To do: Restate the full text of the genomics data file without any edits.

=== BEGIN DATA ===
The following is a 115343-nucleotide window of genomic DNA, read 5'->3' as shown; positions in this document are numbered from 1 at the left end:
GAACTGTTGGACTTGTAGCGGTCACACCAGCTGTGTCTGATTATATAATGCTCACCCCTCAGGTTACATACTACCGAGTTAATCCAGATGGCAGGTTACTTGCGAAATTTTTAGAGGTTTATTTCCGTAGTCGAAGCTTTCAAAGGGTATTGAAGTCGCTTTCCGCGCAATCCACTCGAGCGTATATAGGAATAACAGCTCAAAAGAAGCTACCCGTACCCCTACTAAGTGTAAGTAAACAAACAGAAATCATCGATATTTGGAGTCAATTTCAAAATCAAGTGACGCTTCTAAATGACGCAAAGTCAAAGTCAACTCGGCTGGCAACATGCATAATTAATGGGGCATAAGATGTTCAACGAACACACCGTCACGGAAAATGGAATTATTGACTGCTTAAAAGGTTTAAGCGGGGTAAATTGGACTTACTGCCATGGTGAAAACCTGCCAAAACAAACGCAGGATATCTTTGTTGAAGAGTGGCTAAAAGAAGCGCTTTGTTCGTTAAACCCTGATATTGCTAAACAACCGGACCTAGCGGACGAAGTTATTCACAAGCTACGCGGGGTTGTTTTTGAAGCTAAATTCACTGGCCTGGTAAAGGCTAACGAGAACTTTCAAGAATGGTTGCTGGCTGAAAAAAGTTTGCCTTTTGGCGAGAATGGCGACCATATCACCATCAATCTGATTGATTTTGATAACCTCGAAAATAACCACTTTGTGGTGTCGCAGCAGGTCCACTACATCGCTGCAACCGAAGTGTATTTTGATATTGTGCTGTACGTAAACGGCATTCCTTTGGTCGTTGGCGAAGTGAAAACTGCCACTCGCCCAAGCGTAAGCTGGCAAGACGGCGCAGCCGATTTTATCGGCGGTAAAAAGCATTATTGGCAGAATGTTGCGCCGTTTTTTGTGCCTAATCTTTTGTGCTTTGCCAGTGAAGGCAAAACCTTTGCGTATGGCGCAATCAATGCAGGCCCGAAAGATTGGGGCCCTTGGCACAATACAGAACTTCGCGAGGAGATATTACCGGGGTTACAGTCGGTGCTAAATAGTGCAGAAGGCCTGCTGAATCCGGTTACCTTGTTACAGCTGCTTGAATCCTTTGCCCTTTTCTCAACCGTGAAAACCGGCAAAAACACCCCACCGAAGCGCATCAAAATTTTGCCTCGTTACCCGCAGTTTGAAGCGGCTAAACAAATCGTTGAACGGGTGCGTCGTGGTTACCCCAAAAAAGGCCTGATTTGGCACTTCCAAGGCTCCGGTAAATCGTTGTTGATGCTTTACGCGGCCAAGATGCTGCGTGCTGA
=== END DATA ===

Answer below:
The following is a 115343-nucleotide window of genomic DNA, read 5'->3' as shown; positions in this document are numbered from 1 at the left end:
GAACTGTTGGACTTGTAGCGGTCACACCAGCTGTGTCTGATTATATAATGCTCACCCCTCAGGTTACATACTACCGAGTTAATCCAGATGGCAGGTTACTTGCGAAATTTTTAGAGGTTTATTTCCGTAGTCGAAGCTTTCAAAGGGTATTGAAGTCGCTTTCCGCGCAATCCACTCGAGCGTATATAGGAATAACAGCTCAAAAGAAGCTACCCGTACCCCTACTAAGTGTAAGTAAACAAACAGAAATCATCGATATTTGGAGTCAATTTCAAAATCAAGTGACGCTTCTAAATGACGCAAAGTCAAAGTCAACTCGGCTGGCAACATGCATAATTAATGGGGCATAAGATGTTCAACGAACACACCGTCACGGAAAATGGAATTATTGACTGCTTAAAAGGTTTAAGCGGGGTAAATTGGACTTACTGCCATGGTGAAAACCTGCCAAAACAAACGCAGGATATCTTTGTTGAAGAGTGGCTAAAAGAAGCGCTTTGTTCGTTAAACCCTGATATTGCTAAACAACCGGACCTAGCGGACGAAGTTATTCACAAGCTACGCGGGGTTGTTTTTGAAGCTAAATTCACTGGCCTGGTAAAGGCTAACGAGAACTTTCAAGAATGGTTGCTGGCTGAAAAAAGTTTGCCTTTTGGCGAGAATGGCGACCATATCACCATCAATCTGATTGATTTTGATAACCTCGAAAATAACCACTTTGTGGTGTCGCAGCAGGTCCACTACATCGCTGCAACCGAAGTGTATTTTGATATTGTGCTGTACGTAAACGGCATTCCTTTGGTCGTTGGCGAAGTGAAAACTGCCACTCGCCCAAGCGTAAGCTGGCAAGACGGCGCAGCCGATTTTATCGGCGGTAAAAAGCATTATTGGCAGAATGTTGCGCCGTTTTTTGTGCCTAATCTTTTGTGCTTTGCCAGTGAAGGCAAAACCTTTGCGTATGGCGCAATCAATGCAGGCCCGAAAGATTGGGGCCCTTGGCACAATACAGAACTTCGCGAGGAGATATTACCGGGGTTACAGTCGGTGCTAAATAGTGCAGAAGGCCTGCTGAATCCGGTTACCTTGTTACAGCTGCTTGAATCCTTTGCCCTTTTCTCAACCGTGAAAACCGGCAAAAACACCCCACCGAAGCGCATCAAAATTTTGCCTCGTTACCCGCAGTTTGAAGCGGCTAAACAAATCGTTGAACGGGTGCGTCGTGGTTACCCCAAAAAAGGCCTGATTTGGCACTTCCAAGGCTCCGGTAAATCGTTGTTGATGCTTTACGCGGCCAAGATGCTGCGTGCTGA